Sex work is a gigantic spectrum of experiences. One thing I’ve noticed is that those who have negative experiences rarely acknowledge that not everyone shares their experiences, yet any sex worker who has positive experiences is seemingly required to acknowledge they aren’t shared by everyone. Positive experiences aren’t a by-product of “luck” or any socially-endowed “privilege” (a laughable concept under a criminalized system) — they’re a product of hard work by the individual sex worker who approaches their work as a business to be learned, managed and maximized. Does this mean every sex worker who has negative experiences aren’t taking the right business approach? Sometimes — yes. Sometimes just a little application of common sense and personal responsibility would do wonders for the sex worker. Other times the answer is clearly no, an awful lot beyond the control of the individual needs to happen to change that person’s fortune.

I’ve really said all I wanted to say today. I’m work-positive and will continue to be so. Audacia helped clarify this for me and I thank her for that — regardless of what I think of her thoughts, she made me think and that’s always appreciated (and I like her on a personal level). I’ve been trying to clarify a lot of things in my life lately and this is just one more piece in place (a small one, but one I wanted to share).


Continuing my 2011 smackdown, please welcome Mistress Matisse and Susie Bright. There is a delicate balance when one achieves mainstream prominence as a sex worker/former sex worker. It’s important to remember you’re assumed to speak for sex workers, and young sex workers look up to you. It helps not to throw sex workers without a column under the bus.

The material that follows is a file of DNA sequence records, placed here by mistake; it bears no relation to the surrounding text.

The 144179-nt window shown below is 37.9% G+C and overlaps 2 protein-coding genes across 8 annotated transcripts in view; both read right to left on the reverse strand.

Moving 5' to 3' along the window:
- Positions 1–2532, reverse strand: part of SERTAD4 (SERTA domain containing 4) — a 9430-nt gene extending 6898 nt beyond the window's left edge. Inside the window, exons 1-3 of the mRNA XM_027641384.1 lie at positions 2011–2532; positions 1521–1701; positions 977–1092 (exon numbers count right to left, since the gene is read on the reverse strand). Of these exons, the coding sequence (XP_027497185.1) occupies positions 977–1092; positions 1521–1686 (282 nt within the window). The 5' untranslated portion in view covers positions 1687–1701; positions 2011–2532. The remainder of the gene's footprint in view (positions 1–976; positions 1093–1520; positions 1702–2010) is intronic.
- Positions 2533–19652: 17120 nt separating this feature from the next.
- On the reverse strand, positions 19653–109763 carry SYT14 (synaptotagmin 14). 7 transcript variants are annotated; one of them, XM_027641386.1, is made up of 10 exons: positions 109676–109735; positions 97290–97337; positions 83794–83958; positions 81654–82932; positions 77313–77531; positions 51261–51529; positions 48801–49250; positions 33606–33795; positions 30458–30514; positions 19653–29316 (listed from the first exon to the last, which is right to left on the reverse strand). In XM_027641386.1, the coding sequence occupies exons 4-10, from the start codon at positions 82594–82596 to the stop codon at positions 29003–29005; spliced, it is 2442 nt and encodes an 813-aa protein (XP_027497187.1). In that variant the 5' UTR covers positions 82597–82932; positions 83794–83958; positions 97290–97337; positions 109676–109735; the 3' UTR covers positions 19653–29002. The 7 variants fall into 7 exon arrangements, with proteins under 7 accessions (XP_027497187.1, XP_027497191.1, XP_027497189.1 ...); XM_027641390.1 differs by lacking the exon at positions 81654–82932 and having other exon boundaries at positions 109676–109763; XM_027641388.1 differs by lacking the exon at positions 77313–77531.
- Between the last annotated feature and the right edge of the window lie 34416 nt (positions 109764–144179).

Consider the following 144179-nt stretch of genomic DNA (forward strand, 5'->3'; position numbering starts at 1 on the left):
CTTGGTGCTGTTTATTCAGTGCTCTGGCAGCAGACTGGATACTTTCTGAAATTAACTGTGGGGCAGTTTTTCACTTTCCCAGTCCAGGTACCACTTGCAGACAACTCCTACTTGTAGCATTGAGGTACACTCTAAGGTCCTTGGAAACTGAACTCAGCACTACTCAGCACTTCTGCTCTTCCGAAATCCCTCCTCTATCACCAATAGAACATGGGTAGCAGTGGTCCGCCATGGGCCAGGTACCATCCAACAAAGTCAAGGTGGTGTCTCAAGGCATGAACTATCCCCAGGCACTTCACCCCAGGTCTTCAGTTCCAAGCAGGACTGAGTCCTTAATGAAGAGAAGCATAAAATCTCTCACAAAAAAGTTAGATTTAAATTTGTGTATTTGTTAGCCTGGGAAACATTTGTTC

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how to be a boring sex worker

Be out.

When I put my first ad on Eros in early 2002, I did it in a “test city” on the advice of my mentor. Her advice was sound: if I discovered escort work wasn’t for me, I would not adversely affect my life where I actually lived. That test city was enough to convince me I’d found my perfect career. In fact, my first client was enough to convince me. I returned to Dallas and tangled with Eros on changing my ad to Dallas. During the week or so of lag-time, I completed my one huge task.

I showed my face and had no reason not to show my face (my mentor showed her face as well). Dallas is only a 2hr drive from where I grew up, where my mother still lived. I’d already done enough online research and enough talking with my mentor to know that my mother could either hear it from me or hear it from someone else. I decided to show her some respect. She would hear it from me.

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random escort musings

Specifically — other escorts. Not me. No, of course not me.

I wrote this several months ago, came across it again and decided to post it here. It’s me being curmudgeonly. I have less and less patience with certain aspects of my own industry. Familiarity breeding scorn? Possibly. Do I think perhaps the industry could move forward? Yes.

Ahem: I’m obviously writing this from the perspective of a female escort/male client relationship simply because it’s most typical and I’m most familiar with it.

I’m standing in front of the classroom, pointer in hand, frowning. Remedial detention is now in session. (Men can imagine me in my secretary/librarian look. Girls…probably aren’t interested in imagining me.)